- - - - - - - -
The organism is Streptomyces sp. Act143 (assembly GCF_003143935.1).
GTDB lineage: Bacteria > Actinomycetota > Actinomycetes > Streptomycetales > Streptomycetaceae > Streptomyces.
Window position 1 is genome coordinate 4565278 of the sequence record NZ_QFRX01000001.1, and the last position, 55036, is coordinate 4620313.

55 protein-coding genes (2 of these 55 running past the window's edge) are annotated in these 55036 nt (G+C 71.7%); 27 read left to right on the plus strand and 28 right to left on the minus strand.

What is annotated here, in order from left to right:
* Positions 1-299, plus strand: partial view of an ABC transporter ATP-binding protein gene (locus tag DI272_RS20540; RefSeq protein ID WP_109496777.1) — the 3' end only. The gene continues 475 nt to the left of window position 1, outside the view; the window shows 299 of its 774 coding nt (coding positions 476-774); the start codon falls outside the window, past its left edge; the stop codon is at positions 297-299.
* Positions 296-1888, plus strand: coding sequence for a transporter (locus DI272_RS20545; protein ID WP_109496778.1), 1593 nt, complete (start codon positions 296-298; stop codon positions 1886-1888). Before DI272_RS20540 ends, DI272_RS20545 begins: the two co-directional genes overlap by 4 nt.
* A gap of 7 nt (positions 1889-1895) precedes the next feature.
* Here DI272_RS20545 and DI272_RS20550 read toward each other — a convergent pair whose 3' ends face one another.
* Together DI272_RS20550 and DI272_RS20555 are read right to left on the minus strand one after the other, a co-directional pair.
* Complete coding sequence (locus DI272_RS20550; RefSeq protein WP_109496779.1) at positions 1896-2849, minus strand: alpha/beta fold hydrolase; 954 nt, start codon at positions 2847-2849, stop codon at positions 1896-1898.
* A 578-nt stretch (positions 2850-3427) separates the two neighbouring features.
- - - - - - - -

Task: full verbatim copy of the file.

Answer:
The organism is Streptomyces sp. Act143 (assembly GCF_003143935.1).
GTDB lineage: Bacteria > Actinomycetota > Actinomycetes > Streptomycetales > Streptomycetaceae > Streptomyces.
Window position 1 is genome coordinate 4565278 of the sequence record NZ_QFRX01000001.1, and the last position, 55036, is coordinate 4620313.

55 protein-coding genes (2 of these 55 running past the window's edge) are annotated in these 55036 nt (G+C 71.7%); 27 read left to right on the plus strand and 28 right to left on the minus strand.

What is annotated here, in order from left to right:
* Positions 1-299, plus strand: partial view of an ABC transporter ATP-binding protein gene (locus tag DI272_RS20540; RefSeq protein ID WP_109496777.1) — the 3' end only. The gene continues 475 nt to the left of window position 1, outside the view; the window shows 299 of its 774 coding nt (coding positions 476-774); the start codon falls outside the window, past its left edge; the stop codon is at positions 297-299.
* Positions 296-1888, plus strand: coding sequence for a transporter (locus DI272_RS20545; protein ID WP_109496778.1), 1593 nt, complete (start codon positions 296-298; stop codon positions 1886-1888). Before DI272_RS20540 ends, DI272_RS20545 begins: the two co-directional genes overlap by 4 nt.
* A gap of 7 nt (positions 1889-1895) precedes the next feature.
* Here DI272_RS20545 and DI272_RS20550 read toward each other — a convergent pair whose 3' ends face one another.
* Together DI272_RS20550 and DI272_RS20555 are read right to left on the minus strand one after the other, a co-directional pair.
* Complete coding sequence (locus DI272_RS20550; RefSeq protein WP_109496779.1) at positions 1896-2849, minus strand: alpha/beta fold hydrolase; 954 nt, start codon at positions 2847-2849, stop codon at positions 1896-1898.
* A 578-nt stretch (positions 2850-3427) separates the two neighbouring features.